Then the corresponding doc-files directory would be at

- Project
  - src
    - main
      -javadoc
        - com
          - example
            - package
               - doc-files
Javadoc Conventions

The doc-files directory is a place to put things that can be linked concisely in javadoc comments. In the case of image files, those links end up rendered in the resulting HTML. Here’s an example of a javadoc comment that links an svg graphics file:

/**
 * blah blah blah
 * 
 * <div><object id="erg" data="doc-files/my_graph.dot.svg" 
 * type="image/svg+xml" width="700" height="400">
 * </object></div>
 */

That shortcut makes an assumption about the package coordinates of the class in which the javadoc appears. Also, that link can be any kind of HTML link; so you could link a png file with an img tag, for example.

SVG and the Graphviz package.

My goal was to render graphs in javadocs in such a way that the user could “zoom in” and actually read the textual annotations contained in the graph. A static png or jpeg file won’t work, because some of the graphs can be quite large, and you don’t want to send the user a 4800×4800px image. Scalable Vector Graphics to the rescue!

The graphviz package allows you to specify a visual graph representation in an easy to edit, readable format. Here’s an example:

digraph mission_commander {
layout = "dot"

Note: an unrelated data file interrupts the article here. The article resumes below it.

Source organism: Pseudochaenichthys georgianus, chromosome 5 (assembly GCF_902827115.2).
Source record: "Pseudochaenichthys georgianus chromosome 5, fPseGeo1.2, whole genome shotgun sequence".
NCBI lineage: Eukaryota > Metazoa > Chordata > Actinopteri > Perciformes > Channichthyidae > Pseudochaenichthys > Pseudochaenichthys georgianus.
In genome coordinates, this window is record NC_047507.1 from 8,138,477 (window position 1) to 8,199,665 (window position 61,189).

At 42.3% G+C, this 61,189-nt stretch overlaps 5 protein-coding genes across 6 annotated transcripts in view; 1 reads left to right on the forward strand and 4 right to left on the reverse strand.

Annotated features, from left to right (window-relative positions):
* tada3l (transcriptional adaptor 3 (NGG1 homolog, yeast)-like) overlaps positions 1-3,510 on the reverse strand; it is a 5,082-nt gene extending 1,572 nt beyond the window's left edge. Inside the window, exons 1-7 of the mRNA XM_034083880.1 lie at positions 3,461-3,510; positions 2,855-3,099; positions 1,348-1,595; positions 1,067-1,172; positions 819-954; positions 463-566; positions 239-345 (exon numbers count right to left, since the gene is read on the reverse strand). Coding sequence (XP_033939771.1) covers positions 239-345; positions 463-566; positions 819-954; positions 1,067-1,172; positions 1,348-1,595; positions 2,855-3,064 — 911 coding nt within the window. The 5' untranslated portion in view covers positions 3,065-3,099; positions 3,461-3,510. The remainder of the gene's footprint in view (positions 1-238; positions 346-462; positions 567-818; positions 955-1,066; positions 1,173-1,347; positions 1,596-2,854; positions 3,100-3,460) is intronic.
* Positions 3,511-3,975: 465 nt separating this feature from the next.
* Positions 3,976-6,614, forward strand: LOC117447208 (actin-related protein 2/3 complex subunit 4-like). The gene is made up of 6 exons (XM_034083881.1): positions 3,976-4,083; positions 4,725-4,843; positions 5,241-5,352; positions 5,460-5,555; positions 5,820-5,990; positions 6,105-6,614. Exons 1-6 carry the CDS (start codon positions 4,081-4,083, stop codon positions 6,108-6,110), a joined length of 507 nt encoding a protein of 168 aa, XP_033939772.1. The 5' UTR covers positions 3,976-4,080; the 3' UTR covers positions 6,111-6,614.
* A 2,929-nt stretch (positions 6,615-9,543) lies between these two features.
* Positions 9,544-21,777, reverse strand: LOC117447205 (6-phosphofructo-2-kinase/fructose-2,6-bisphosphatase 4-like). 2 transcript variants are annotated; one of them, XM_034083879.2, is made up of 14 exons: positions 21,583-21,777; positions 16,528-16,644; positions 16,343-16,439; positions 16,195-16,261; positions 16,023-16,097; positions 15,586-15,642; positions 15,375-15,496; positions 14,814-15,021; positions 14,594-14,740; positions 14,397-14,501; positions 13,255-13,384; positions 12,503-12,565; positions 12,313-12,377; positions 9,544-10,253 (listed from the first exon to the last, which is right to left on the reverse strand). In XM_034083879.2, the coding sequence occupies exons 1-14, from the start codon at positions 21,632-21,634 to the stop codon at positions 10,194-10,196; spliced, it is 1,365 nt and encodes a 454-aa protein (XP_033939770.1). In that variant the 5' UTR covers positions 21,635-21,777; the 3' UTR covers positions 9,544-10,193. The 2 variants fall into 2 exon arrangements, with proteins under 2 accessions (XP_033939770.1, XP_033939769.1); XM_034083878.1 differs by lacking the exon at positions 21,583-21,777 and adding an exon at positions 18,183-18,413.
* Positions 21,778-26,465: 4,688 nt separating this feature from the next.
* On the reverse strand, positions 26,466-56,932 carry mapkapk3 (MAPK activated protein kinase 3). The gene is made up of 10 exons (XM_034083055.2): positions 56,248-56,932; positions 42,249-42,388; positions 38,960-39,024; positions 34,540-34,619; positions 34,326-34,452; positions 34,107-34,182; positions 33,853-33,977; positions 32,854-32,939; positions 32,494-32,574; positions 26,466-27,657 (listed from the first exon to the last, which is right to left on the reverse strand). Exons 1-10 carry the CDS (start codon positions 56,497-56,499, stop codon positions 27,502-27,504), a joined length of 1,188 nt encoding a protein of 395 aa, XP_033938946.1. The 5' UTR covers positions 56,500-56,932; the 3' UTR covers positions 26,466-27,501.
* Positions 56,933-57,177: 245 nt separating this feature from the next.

rankdir = LR;
size = 7;
  graph [ fontname = "Verdana", fontsize = 10, label = "Mission Commander ERG" ];
  node [shape = circle, fixedsize=true, width=1.1, fontname = "Verdana", fontsize = 10];
  edge [fontsize = 10, labelfontsize = 10, labelfontname = "Courier", fontname="Arial"]
  
  Activate -> "Assign\nPlan" [
    taillabel = "0",
    label = "(asset available\n & mission available)",
    decorate = "false"
  ];
  
  Ready -> "Asset\nAvailable" [
    taillabel = "0",
    label = "[Asset]",
    decorate = "false"
  ];
  
  Return -> "Mission\nAvailable" [
    taillabel = "0",
    label = "[Asset]",
    decorate = "false"
  ];
  
  "Assign\nPlan" -> "Assign\nPlan" [
    taillabel = "0",
    label = "(asset available \n& mission available)",
    decorate = "false",
    len = 2
  ];
  
  "Mission\nAvailable" -> "Assign\nPlan" [
    taillabel = "0",
    label = "(asset available)",
    decorate = "true"
  ];
  
  "Asset\nAvailable" -> "Assign\nPlan" [
    taillabel = "0",
    label = "(mission available)",
    decorate = "false"
  ];
  
  "Assign\nPlan" -> "Start\nDeployment" [
    taillabel = "0",
    label = "[Asset, Plan]",
    decorate = "false"
  ];
  
}

That “.dot” file is like source code, and must be processed to produce a renderable image. On my Mac, the graphviz system was installed using macports, so everything is rooted in /opt. The image compilation is easily done on the command line:

kirk$: cd Project/src/main/javadoc/com/example/package/doc-files